Mrs. Rosenberg encapsulates the feelings of many when she says, “I do pray to return to an all in-class experience as the pandemic draws to an end. Humans are designed to be in community. For now, I will do what I can to make [at-home students] feel connected to this amazing school.”
Cocurricular and extracurricular activities look different this year as well, and senior service is no exception. Most locations where students have volunteered in the past are not accepting volunteers for safety reasons, so Director of Student Life Susie Brown encouraged students to choose their own, self-directed, service projects. Instead of focusing on one project for the whole school year, the majority of seniors have participated in a number of shorter projects to meet the requirement of 40 hours (adjusted from the normal 50). Seniors have served in their families and communities wherever possible, including grocery shopping for elderly relatives, helping friends move, volunteering at church, and painting designs on the windows at Delmar Gardens, a nearby assisted living facility. For the first time, many service projects have included projects within Westminster: students are working at Pawprint Coffee, serving on Student Council, setting up lab equipment in the science department, and working alongside the maintenance department.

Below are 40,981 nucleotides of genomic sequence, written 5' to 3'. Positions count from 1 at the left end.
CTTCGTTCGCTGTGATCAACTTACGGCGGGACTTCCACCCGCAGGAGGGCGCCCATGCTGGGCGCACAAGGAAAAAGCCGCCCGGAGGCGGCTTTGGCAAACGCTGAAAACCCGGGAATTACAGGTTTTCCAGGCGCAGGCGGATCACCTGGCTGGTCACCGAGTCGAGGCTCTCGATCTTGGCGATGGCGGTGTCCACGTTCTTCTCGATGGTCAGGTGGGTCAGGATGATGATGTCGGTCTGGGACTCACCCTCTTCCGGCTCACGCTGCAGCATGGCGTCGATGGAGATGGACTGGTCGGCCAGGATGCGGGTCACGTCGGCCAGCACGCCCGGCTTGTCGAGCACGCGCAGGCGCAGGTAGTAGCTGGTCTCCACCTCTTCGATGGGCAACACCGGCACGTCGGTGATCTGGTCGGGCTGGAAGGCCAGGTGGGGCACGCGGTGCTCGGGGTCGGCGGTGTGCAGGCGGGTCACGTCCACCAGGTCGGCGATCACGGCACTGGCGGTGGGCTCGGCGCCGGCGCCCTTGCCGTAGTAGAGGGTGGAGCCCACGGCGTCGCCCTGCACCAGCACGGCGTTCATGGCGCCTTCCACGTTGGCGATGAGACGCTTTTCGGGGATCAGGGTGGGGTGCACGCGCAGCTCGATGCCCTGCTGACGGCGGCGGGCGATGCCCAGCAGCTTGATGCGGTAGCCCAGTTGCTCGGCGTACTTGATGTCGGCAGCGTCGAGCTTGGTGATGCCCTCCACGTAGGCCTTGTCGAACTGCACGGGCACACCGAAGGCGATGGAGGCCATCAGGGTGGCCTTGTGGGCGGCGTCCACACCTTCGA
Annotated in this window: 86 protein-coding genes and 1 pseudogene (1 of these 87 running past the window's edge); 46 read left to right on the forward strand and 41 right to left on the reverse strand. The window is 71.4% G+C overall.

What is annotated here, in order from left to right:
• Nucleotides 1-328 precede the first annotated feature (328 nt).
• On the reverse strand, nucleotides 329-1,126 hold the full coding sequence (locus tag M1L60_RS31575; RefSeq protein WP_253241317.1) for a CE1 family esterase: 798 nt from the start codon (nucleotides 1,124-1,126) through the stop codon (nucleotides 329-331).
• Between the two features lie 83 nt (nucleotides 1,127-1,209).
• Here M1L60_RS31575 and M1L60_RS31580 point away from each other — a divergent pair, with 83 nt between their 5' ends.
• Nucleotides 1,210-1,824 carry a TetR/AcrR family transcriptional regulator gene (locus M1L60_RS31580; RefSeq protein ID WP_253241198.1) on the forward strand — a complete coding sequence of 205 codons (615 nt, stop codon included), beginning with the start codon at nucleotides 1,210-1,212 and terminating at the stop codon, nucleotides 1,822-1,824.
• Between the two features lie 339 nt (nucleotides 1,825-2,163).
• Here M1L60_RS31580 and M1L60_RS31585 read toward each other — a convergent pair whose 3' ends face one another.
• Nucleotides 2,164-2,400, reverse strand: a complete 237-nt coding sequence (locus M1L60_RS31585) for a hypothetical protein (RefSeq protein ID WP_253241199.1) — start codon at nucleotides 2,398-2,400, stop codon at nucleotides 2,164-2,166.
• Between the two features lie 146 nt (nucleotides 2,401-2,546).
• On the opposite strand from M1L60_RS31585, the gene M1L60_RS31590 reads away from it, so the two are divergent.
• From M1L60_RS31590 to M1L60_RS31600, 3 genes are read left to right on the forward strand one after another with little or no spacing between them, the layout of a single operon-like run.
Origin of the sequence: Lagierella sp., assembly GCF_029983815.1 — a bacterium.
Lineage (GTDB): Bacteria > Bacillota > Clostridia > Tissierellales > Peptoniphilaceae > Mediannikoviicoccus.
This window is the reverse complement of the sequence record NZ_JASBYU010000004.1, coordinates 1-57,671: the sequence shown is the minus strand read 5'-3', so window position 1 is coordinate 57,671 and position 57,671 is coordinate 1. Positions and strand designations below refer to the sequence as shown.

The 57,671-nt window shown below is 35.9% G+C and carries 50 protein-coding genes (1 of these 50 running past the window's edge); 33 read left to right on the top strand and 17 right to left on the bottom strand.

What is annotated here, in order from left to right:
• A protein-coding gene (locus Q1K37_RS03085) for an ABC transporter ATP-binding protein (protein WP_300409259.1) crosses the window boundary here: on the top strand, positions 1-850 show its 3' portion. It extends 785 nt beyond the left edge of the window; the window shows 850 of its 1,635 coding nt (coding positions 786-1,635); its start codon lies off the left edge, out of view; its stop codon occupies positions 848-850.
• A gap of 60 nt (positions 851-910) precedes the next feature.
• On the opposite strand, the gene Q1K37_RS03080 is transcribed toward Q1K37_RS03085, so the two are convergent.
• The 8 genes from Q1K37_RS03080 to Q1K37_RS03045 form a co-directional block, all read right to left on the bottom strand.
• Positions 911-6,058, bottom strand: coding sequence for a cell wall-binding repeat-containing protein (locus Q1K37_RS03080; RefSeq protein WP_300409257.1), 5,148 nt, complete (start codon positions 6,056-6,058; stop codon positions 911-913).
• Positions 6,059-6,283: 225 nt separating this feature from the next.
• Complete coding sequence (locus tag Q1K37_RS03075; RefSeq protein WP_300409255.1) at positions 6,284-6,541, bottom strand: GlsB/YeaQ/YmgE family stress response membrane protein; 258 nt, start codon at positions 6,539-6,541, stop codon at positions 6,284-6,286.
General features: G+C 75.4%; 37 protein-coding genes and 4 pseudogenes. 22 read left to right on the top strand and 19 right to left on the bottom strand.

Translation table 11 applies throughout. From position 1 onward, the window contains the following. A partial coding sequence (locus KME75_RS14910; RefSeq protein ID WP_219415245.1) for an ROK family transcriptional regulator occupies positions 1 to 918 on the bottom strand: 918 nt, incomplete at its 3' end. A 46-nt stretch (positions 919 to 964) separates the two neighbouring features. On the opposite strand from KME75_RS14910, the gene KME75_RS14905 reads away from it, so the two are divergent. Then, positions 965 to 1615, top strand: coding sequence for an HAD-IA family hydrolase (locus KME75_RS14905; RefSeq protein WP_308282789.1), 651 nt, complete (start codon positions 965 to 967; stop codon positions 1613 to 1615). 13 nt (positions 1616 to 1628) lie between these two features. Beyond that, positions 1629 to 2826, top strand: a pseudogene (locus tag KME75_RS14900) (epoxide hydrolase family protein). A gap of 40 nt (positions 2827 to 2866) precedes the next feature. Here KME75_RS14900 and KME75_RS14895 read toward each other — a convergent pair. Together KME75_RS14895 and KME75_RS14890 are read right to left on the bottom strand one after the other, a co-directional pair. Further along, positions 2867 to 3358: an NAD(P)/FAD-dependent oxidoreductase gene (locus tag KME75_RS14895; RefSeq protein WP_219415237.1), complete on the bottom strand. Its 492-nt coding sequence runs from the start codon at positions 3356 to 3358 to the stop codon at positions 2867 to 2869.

Senior Caroline Strauss has spent time volunteering with the groundskeeping crew, including “picking up trash, trimming trees, mowing the lawn, and putting the growth beds down on the athletic fields.” Caroline concludes that she didn’t expect to enjoy the work as much as she does: “It is really cool to see the physical fruits of our labor around school. My biggest takeaway has been learning about the hard work and dedication it takes to make our campus look so good. It makes me respect the work of the maintenance department so much more.”
SPIRITUAL & MENTAL HEALTH